Before this week is out, Ron Walker and diminutive F1 boss Bernie Ecclestone are expected to swap knuckledusters for pens to ink a new contract for the Melbourne GP through 2015. Cue cheers from motorsport fans.

But what of those taxpayers who, unlike the soft-headed race fans who shell out $150 year-after-year for the latest Ferrari cap, are less wasteful with their money? For them, it is more important that the Victorian government has done a good deal with Ecclestone, a 77-year-old former used-car salesman who made a slipshod band of blokes smelling of oily rags into the millionaire Formula One Team Bosses of today.

Indeed, Ecclestone’s native tongue is money. This year, he axed Indianapolis despite America being the primary market for the sport’s biggest and most influential manufacturers and sponsors. A few years ago he showed no mercy for the Belgian Grand Prix over nothing more than a dispute over trackside cigarette advertising, despite there being no venue more historic or popular.

Make no mistake. Ecclestone would have scratched Melbourne if the Brumby government hadn’t agreed to a price-hike. It is well known that Victoria pays less for its annual privilege than many of its calendar neighbours, but even Melbourne’s new contract will be subject to Bernie’s rates — something like $22-23m per race, increasing by 5% a year.

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Ron Walker may, however, have caught Ecclestone at an opportune moment. F1’s tripartite Concorde Agreement — binding the commercial rights holder (Ecclestone), its regulator (the FIA) and the teams — stipulates an annual cap of 17 Grands Prix per season. There are 18 races in 2008, with team bosses compensated with an extra sack of cash, but Ecclestone is pushing like mad for at least 20 races. With burgeoning customers like India on the blower, Ecclestone’s is a bit like the perfect business. He pockets an eight-digit race promoter’s fee plus all the trackside advertising and naming rights money, writes their name and a date on a calendar, and then stands back and watches other people — the teams, sponsors and circuits — pay and sweat to put on the show.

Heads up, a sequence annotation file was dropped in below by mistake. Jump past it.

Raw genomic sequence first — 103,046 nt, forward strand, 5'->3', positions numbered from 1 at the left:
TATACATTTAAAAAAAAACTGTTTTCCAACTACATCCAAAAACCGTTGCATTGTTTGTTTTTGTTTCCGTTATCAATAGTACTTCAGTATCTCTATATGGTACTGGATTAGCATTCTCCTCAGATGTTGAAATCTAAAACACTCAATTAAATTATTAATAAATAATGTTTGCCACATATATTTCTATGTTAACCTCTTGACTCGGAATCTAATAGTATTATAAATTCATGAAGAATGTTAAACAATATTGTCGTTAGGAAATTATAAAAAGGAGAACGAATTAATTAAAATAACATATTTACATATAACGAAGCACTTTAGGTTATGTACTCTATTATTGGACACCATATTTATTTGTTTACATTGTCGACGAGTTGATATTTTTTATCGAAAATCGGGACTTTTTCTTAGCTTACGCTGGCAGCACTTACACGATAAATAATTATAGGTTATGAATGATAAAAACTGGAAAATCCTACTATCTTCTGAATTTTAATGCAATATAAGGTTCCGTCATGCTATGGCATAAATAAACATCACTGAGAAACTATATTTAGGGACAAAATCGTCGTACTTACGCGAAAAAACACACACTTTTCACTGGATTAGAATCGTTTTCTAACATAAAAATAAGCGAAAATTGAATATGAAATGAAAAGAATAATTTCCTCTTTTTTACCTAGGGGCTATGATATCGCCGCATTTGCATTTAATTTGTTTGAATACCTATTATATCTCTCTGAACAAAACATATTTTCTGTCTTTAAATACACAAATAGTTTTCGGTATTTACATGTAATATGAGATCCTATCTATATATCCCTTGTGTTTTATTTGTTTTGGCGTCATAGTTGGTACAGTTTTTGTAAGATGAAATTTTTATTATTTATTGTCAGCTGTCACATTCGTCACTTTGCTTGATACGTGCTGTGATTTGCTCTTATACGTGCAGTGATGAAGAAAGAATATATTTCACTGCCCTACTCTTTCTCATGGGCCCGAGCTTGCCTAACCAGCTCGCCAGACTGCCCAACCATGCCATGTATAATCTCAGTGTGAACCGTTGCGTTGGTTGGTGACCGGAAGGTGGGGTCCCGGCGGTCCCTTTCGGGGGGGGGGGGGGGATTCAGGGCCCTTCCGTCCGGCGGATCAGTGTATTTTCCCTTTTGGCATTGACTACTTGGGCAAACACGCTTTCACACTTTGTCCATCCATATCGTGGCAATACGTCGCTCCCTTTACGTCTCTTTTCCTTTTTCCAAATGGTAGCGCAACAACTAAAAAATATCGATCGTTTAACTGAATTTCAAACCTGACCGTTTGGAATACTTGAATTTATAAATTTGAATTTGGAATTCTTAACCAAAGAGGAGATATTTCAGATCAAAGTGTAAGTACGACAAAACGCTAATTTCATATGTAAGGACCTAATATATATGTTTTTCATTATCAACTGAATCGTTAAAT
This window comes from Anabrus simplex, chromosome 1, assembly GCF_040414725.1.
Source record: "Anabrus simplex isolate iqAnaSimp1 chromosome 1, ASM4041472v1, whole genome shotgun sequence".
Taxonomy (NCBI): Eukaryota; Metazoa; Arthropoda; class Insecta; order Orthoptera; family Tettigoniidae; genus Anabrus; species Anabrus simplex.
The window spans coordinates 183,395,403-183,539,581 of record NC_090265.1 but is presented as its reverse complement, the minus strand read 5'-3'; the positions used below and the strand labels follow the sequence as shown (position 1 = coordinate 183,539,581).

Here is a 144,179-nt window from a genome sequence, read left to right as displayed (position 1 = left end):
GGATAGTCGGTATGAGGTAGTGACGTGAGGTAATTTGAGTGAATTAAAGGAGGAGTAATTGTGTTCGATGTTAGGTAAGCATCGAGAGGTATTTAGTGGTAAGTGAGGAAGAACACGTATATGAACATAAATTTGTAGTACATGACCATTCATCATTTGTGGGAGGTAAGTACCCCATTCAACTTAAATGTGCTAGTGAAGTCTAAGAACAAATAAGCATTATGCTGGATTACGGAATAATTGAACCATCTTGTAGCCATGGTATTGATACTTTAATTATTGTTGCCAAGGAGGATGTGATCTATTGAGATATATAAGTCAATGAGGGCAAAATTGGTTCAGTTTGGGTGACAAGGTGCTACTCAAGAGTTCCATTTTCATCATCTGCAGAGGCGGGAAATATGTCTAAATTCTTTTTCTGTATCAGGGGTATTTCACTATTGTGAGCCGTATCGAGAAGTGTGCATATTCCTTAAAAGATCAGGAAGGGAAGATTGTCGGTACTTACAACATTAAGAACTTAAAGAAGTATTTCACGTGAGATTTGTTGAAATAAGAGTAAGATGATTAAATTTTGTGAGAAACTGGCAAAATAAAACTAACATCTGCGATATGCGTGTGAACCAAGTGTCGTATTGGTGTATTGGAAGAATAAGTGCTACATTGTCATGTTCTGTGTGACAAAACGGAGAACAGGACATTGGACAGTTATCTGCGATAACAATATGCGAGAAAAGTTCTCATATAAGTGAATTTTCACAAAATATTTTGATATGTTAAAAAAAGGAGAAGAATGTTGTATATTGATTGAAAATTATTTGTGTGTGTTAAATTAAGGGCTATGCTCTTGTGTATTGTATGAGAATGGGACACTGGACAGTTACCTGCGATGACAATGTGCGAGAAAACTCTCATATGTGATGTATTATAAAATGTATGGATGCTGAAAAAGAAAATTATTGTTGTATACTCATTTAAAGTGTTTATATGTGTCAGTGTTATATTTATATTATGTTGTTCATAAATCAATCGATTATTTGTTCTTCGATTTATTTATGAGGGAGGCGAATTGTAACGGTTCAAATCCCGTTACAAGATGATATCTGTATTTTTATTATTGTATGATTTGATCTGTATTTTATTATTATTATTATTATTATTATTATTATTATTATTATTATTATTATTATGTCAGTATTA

It’s not exactly a race promoter’s market, but with the Concorde Agreement expired — and now the subject of a fascinating Mosley-Ecclestone war — Bernie can theoretically put as many eight-digit a pop races on the calendar as he likes. If Mosley ever agrees to sign a new Concorde, Ecclestone is likely to have at least 20 current Grands Prix set in stone.

After threatening to get out his axe over the night race issue, then, he is probably delighted that Melbourne has been frightened into agreeing to a start time as late as 5.30pm from now on — a much more civil breakfast race for his TV audience back in Europe.

While the promoters’ fee is unlikely to have skyrocketed, there is the issue of the race’s losses. In 1996, the first Melbourne Grand Prix lost less than $2m, but in 2007 it had blown out to $35m. It is important to put these figures in perspective. China spent an eye-watering half billion dollars on its imposing Shanghai Circuit a few years ago. Promoting a Grand Prix in the 21st century is no lemonade-stall enterprise, where profits are calculated by subtracting the cost of the lemons and sugar from the price of the lemonade. In F1, China’s $500 million loss is a profit for the country if an international newspaper talks about Kimi Raikkonen’s overtaking move at Shanghai, and not what the Communist Party’s troops are doing to monks in Tibet.

Anoraks, tip your $150-Ferrari-cap to Mr Walker when he arrives home. The rest of us? Melbourne looks set to stay in the fast lane.